Former HSBC banker convicted of fraud in U.S. court

The 51-year-old was the first banker to be tried in the U.S. as a result of worldwide investigations into the wider multi-trillion dollar per day currency market.

They alleged that Johnson and Scott, on behalf of HSBC, bought sterling ahead of the deal, inflating the currency's value and ultimately netting a profit.

Mr Johnson, the former head of HSBC's global foreign exchange cash trading, was arrested in NY previous year.

Mr. Scott, who left HSBC in 2014, is in the United Kingdom fighting extradition and wasn't tried alongside Mr. Johnson.

A spokesman for HSBC in London declined to comment. Mr. Johnson left HSBC earlier this year.

Johnson, 51, was found guilty on nine of 10 counts of conspiracy and wire fraud by a jury in Brooklyn federal court after a four-week trial.

Prosecutors said oil and gas firm Cairn had chosen HSBC in 2011 to handle the conversion of $3.5bn (£2.7bn) in proceeds from the sale of one of its subsidiaries, into sterling. A lawyer for Mr. Scott couldn't immediately be reached for comment.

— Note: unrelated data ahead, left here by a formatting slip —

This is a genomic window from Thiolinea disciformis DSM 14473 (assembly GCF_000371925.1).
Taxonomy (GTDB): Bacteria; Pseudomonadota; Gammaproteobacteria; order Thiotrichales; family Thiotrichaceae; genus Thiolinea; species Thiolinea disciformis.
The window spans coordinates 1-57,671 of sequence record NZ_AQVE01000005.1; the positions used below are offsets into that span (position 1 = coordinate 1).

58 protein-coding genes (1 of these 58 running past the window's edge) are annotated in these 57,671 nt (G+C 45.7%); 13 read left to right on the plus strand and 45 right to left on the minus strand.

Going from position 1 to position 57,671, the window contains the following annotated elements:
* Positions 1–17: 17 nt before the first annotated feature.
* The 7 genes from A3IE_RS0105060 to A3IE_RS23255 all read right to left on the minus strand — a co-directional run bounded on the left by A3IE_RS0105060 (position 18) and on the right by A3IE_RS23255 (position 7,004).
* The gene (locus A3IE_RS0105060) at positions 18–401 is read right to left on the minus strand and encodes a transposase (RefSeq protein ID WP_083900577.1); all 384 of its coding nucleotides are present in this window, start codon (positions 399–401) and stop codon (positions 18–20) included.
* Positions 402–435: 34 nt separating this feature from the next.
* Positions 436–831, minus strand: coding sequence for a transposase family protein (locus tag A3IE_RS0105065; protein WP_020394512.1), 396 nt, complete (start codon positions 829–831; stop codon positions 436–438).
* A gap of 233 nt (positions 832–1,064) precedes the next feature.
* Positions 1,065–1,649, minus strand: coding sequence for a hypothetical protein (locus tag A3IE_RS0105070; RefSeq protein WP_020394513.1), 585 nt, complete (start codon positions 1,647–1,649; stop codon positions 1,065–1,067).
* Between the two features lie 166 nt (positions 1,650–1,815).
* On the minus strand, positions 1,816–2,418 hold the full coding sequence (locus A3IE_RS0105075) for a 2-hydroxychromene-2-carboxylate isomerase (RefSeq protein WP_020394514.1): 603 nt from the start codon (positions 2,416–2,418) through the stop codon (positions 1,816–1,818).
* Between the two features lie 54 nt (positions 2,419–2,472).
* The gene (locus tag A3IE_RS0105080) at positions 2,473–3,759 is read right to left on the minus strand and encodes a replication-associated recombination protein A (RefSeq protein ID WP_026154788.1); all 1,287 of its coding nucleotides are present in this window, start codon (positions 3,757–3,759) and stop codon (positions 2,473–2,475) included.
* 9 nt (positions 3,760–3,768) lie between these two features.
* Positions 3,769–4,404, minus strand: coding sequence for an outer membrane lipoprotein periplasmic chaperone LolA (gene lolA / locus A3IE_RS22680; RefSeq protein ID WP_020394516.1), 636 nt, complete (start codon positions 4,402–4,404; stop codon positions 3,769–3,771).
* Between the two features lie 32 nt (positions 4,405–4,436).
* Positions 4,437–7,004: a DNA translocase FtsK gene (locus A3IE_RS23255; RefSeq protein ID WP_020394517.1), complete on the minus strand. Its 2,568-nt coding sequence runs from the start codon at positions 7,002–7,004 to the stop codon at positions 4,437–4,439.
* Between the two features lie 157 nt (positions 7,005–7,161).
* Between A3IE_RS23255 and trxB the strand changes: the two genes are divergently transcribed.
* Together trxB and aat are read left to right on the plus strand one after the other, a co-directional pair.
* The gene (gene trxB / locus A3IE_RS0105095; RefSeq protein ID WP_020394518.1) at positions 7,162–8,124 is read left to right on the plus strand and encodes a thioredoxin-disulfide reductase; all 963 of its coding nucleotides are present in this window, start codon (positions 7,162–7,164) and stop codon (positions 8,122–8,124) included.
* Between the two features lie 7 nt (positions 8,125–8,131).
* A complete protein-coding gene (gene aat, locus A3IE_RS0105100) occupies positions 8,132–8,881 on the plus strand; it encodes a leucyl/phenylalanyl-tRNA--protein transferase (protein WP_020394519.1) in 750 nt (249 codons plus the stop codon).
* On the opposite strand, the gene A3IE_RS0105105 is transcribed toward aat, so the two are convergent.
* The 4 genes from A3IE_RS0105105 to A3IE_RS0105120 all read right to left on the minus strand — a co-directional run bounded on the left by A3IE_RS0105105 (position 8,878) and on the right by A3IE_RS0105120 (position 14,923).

Jurors heard a tap of Johnson saying "Oh, f*cking Christmas" on learning of Cairn's decision to proceed with the trade.

Prosecutors used cooperating witnesses and the bank's recordings of Mr. Johnson's phone calls to argue he and others had conspired to use the client's confidential information to make money for HSBC and secure larger bonuses. Mark Johnson, was arrested by the Federal Bureau of Investigation previous year at New York's JFK airport as he tried to board a flight to London.

In one call, Scott and Johnson told Cairn and its financial advisor after the trade that a "Russian buyer" had been responsible for a spike in the price of pounds. He said that Johnson and his colleagues had tried to get a fair price for Cairn and even given Cairn a rebate. In closing arguments, defense lawyer John Wing said prosecutors hadn't found "evidence of anything remotely close to criminal conduct".



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